For the entire length of Game of Thrones, it has been the Night King and the White Walkers who have been presented as the overarching true villains of the piece. For eight seasons we’ve had it drummed into us that the battle against the dead was really all that mattered.
The very first scene of the very first episode featured their icy presence stalking men through the woods. Ever since, they’ve been the menacing dread that has hidden in the background making the machinations behind the struggle for the Iron Throne appear insignificant in comparison.
Now, half way through the eighth and final season, the ultimate threat has been overcome.
But at what cost?
Well, in pure financial costs to HBO – massive. The marathon production schedule reportedly took 55 consecutive nights of filming in below freezing temperatures to pull off and sounds like a horrendous ordeal for all involved. (The behind the scenes video on the Game of Thrones’ YouTube channel is highly recommended.)
The dragon fight scenes were the most realistic and natural looking the show has achieved so far, making the flying scenes in episode one look downright shabby.
It was worth it. ‘The Long Night’ was an absolutely stunning 80-odd minutes of spectacle that sets Game of Thrones apart from anything else that’s ever been attempted on a small screen. Director Miguel Sapochnik was previously responsible for ‘Hardhome’ and ‘The Battle of the Bastards’, and has constructed another masterpiece to rank beside those two battle episodes.
The combinations of icy tundra, pitch-black night and vibrant bursts of fire and ice produced a rich end evolving colour palette. The fight scenes contained enough variety that they never got boring and escalated in a satisfying manner. The dragon fight scenes were the most realistic and natural looking the show has achieved so far, making the flying scenes in episode one look downright shabby.
The way the episode effortlessly shifts gears between the various set point elements, pinching elements from sword and sandals epics, horror films and monster movies in equal measure, is a true delight to behold. Some viewers have complained about low resolution effects, poorly lit scenes, shaky camera work or a lack of special cohesion. However, I experienced no such problems or concerns.
But this episode is meant to be more than simply a grand spectacle or a sugar rush of sword-fighting. It’s intended to be the cap of an entire show’s narrative arc.
It’s perhaps unfortunate that this episode has coincided with the well-publicised release of the culmination of another long-running franchise, with Avengers: Endgame. No doubt the concentric circles of viewership intersect closely and in which order the two are watched may have an effect. Certainly, the two share very similar concerns – at what cost do our heroes achieve victory?
There are plenty of eyebrow raising tactical choices the army of the living made (attacking an unseen enemy in an open field), strange little plot holes (Dany can’t light the trench with a dragon because she’s too far away to see the castle, while Jon is quite literally sitting on the wall with a dragon) and a general lack of respect for the rules of space and time (Arya appears from where?).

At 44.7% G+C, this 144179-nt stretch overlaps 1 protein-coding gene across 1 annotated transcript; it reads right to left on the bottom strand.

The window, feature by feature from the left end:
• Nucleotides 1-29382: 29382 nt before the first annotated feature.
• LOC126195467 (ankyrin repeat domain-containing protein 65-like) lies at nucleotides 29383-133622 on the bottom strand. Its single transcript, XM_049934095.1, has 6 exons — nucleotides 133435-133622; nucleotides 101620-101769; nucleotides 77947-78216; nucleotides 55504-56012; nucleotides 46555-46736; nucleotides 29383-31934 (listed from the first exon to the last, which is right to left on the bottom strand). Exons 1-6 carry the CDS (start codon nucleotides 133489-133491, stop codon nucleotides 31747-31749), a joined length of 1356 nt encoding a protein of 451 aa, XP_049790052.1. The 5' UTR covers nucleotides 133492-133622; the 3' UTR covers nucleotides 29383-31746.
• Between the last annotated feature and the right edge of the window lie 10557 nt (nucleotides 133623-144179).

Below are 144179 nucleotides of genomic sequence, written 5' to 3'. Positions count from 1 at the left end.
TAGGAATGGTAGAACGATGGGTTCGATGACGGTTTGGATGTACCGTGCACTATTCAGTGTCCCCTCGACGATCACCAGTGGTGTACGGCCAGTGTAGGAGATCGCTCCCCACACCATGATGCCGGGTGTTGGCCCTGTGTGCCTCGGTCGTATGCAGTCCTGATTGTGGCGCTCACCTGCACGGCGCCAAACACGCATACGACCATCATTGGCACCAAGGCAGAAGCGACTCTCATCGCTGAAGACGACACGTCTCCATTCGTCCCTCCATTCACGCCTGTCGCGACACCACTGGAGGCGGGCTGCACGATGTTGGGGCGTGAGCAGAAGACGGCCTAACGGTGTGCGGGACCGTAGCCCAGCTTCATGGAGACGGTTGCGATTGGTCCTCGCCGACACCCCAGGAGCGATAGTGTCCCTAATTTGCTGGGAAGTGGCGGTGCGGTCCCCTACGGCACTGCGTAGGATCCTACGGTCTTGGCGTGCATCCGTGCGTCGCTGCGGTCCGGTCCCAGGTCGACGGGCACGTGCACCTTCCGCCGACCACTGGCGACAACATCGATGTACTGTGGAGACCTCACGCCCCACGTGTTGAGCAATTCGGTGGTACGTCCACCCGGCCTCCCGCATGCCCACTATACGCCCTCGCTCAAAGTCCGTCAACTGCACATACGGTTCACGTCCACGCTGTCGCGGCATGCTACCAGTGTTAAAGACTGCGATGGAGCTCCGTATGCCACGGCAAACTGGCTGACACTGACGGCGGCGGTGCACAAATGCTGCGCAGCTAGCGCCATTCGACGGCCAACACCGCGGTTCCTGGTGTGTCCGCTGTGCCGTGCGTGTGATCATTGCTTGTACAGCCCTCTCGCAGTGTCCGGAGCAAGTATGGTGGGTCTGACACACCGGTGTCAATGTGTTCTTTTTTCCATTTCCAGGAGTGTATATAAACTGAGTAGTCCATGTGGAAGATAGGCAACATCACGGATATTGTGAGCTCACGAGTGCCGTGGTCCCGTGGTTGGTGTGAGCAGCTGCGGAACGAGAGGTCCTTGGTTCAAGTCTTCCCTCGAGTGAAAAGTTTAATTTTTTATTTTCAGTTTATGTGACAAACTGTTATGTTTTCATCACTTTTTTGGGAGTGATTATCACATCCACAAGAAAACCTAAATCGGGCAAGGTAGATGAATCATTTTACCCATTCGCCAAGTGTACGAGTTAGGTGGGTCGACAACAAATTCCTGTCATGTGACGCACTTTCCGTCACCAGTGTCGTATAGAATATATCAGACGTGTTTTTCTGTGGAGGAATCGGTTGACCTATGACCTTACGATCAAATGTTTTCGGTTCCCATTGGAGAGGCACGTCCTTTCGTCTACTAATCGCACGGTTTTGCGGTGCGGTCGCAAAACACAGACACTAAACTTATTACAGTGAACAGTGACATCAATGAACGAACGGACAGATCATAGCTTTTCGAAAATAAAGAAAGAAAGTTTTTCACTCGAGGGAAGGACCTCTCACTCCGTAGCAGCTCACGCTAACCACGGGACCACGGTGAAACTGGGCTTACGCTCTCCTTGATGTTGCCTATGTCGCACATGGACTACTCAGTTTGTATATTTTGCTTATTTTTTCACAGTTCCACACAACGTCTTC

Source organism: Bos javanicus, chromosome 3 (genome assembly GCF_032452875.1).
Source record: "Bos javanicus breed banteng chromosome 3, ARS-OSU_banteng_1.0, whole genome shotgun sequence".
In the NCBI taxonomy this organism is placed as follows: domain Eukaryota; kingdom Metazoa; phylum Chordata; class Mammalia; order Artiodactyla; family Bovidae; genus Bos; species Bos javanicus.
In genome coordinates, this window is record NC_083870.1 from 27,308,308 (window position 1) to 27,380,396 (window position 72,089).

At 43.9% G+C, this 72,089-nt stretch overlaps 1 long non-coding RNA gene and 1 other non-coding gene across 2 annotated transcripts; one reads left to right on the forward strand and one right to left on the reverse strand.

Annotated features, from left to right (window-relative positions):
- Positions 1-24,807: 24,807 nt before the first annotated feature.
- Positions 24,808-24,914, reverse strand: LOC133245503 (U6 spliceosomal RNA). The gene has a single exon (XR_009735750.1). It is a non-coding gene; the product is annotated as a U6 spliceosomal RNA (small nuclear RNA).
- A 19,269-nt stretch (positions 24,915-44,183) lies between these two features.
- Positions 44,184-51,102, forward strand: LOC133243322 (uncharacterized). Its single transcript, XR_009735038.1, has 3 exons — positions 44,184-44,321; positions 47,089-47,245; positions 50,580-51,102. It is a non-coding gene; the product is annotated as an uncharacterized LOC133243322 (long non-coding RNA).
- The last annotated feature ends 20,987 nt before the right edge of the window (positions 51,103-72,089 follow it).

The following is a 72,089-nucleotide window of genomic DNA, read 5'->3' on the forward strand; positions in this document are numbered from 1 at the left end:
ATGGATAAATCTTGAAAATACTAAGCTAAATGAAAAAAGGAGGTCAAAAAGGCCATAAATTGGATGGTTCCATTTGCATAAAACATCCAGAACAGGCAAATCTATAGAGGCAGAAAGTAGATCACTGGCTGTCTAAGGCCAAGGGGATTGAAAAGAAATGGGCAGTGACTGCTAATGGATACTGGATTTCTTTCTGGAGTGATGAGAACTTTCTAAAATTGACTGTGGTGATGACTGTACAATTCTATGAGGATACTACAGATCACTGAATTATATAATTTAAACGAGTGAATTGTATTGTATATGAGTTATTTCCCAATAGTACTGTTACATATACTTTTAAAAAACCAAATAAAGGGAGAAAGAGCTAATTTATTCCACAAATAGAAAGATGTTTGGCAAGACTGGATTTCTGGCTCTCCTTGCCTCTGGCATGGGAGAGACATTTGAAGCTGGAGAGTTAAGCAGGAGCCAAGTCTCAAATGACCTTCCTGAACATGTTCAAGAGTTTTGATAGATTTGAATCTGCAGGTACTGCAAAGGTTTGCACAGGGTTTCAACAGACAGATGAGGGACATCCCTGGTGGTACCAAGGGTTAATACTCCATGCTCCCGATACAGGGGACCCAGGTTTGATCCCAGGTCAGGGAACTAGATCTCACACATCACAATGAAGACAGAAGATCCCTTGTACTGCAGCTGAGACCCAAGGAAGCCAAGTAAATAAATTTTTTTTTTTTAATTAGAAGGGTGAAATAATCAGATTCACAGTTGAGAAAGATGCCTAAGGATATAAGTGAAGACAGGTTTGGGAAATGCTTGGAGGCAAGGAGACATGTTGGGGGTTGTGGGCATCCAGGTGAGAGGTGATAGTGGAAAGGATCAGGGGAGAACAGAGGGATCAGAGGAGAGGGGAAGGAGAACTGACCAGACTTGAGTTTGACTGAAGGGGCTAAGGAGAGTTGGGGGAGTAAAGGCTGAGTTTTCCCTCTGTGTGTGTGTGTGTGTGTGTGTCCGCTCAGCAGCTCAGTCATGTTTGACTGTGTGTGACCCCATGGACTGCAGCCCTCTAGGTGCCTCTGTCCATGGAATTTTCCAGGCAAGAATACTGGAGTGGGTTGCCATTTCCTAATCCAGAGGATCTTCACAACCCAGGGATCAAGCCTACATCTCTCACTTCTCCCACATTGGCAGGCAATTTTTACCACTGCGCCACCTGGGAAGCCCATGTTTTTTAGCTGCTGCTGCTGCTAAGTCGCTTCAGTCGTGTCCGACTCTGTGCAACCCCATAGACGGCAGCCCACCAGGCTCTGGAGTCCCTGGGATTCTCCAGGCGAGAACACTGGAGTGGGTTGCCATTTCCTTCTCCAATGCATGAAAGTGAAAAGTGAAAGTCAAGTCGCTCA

Now characters can be repeatedly stabbed, dropped from great heights and hacked at relentlessly, and then emerge unscathed moments later.
Game of Thrones doesn’t care about any of those nitpicking concerns and hasn’t for a long time. Years ago, it morphed from a show that tried to subvert every trope of fantasy storytelling into one which revels in archetypes and familiarity.
Once, a fall meant never being able to walk again, a small nick to the chest could result in a fatal infection, or a casual dinner could result in brutal carnage. Now characters can be repeatedly stabbed, dropped from great heights and hacked at relentlessly, and then emerge unscathed moments later.
Unfortunately, it’s all too easy to pick out when this shift happened – when Jon is raised from the dead having been stabbed in the heart. No reason or rationale was ever given, few consequences ever eventuated, and nearly no mention of it has been made since. It’s no coincidence that this all started when the show was flying off beyond the books, from which it had previously drawn nearly all of its material.
The personification of death itself has been defeated with what feels like far too few casualties. The final shots of the survivors of the battle for Winterfell are an almost comical roll-call of characters you can probably name.
With three more movie-length episodes to come, the fight against the Lannisters resumes and nearly all of the players are still in the game. Despite what the prior eight seasons of Game of Thrones seemed to be hinting at, who sits on the Iron Throne in the end really does seem to be what matters most.